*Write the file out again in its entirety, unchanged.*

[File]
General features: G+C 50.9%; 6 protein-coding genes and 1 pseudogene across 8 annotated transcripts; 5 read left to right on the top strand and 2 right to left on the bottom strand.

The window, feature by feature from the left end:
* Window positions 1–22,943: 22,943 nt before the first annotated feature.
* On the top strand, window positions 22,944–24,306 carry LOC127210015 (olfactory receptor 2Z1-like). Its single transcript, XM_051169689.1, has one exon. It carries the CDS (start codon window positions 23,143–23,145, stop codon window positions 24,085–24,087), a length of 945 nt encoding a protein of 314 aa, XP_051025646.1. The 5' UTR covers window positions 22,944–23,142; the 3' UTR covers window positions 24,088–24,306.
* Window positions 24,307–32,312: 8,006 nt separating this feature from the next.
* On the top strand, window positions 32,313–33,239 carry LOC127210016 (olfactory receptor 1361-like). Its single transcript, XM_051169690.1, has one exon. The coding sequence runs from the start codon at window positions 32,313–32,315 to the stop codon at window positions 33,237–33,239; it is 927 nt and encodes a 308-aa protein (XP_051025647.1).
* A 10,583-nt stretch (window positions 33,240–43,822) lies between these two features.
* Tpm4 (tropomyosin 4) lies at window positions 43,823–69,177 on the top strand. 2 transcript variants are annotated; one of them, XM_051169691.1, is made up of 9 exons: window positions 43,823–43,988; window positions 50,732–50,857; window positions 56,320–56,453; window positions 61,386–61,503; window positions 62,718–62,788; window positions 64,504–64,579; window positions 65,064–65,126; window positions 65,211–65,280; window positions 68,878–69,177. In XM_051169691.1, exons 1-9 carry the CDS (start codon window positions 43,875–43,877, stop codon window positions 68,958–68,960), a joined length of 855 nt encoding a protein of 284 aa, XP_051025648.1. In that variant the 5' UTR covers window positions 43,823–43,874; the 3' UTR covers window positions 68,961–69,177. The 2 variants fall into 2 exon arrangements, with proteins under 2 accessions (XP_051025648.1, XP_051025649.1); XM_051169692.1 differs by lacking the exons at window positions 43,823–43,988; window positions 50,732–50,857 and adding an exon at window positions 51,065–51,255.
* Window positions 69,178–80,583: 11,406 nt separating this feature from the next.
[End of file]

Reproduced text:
General features: G+C 50.9%; 6 protein-coding genes and 1 pseudogene across 8 annotated transcripts; 5 read left to right on the top strand and 2 right to left on the bottom strand.

The window, feature by feature from the left end:
* Window positions 1–22,943: 22,943 nt before the first annotated feature.
* On the top strand, window positions 22,944–24,306 carry LOC127210015 (olfactory receptor 2Z1-like). Its single transcript, XM_051169689.1, has one exon. It carries the CDS (start codon window positions 23,143–23,145, stop codon window positions 24,085–24,087), a length of 945 nt encoding a protein of 314 aa, XP_051025646.1. The 5' UTR covers window positions 22,944–23,142; the 3' UTR covers window positions 24,088–24,306.
* Window positions 24,307–32,312: 8,006 nt separating this feature from the next.
* On the top strand, window positions 32,313–33,239 carry LOC127210016 (olfactory receptor 1361-like). Its single transcript, XM_051169690.1, has one exon. The coding sequence runs from the start codon at window positions 32,313–32,315 to the stop codon at window positions 33,237–33,239; it is 927 nt and encodes a 308-aa protein (XP_051025647.1).
* A 10,583-nt stretch (window positions 33,240–43,822) lies between these two features.
* Tpm4 (tropomyosin 4) lies at window positions 43,823–69,177 on the top strand. 2 transcript variants are annotated; one of them, XM_051169691.1, is made up of 9 exons: window positions 43,823–43,988; window positions 50,732–50,857; window positions 56,320–56,453; window positions 61,386–61,503; window positions 62,718–62,788; window positions 64,504–64,579; window positions 65,064–65,126; window positions 65,211–65,280; window positions 68,878–69,177. In XM_051169691.1, exons 1-9 carry the CDS (start codon window positions 43,875–43,877, stop codon window positions 68,958–68,960), a joined length of 855 nt encoding a protein of 284 aa, XP_051025648.1. In that variant the 5' UTR covers window positions 43,823–43,874; the 3' UTR covers window positions 68,961–69,177. The 2 variants fall into 2 exon arrangements, with proteins under 2 accessions (XP_051025648.1, XP_051025649.1); XM_051169692.1 differs by lacking the exons at window positions 43,823–43,988; window positions 50,732–50,857 and adding an exon at window positions 51,065–51,255.
* Window positions 69,178–80,583: 11,406 nt separating this feature from the next.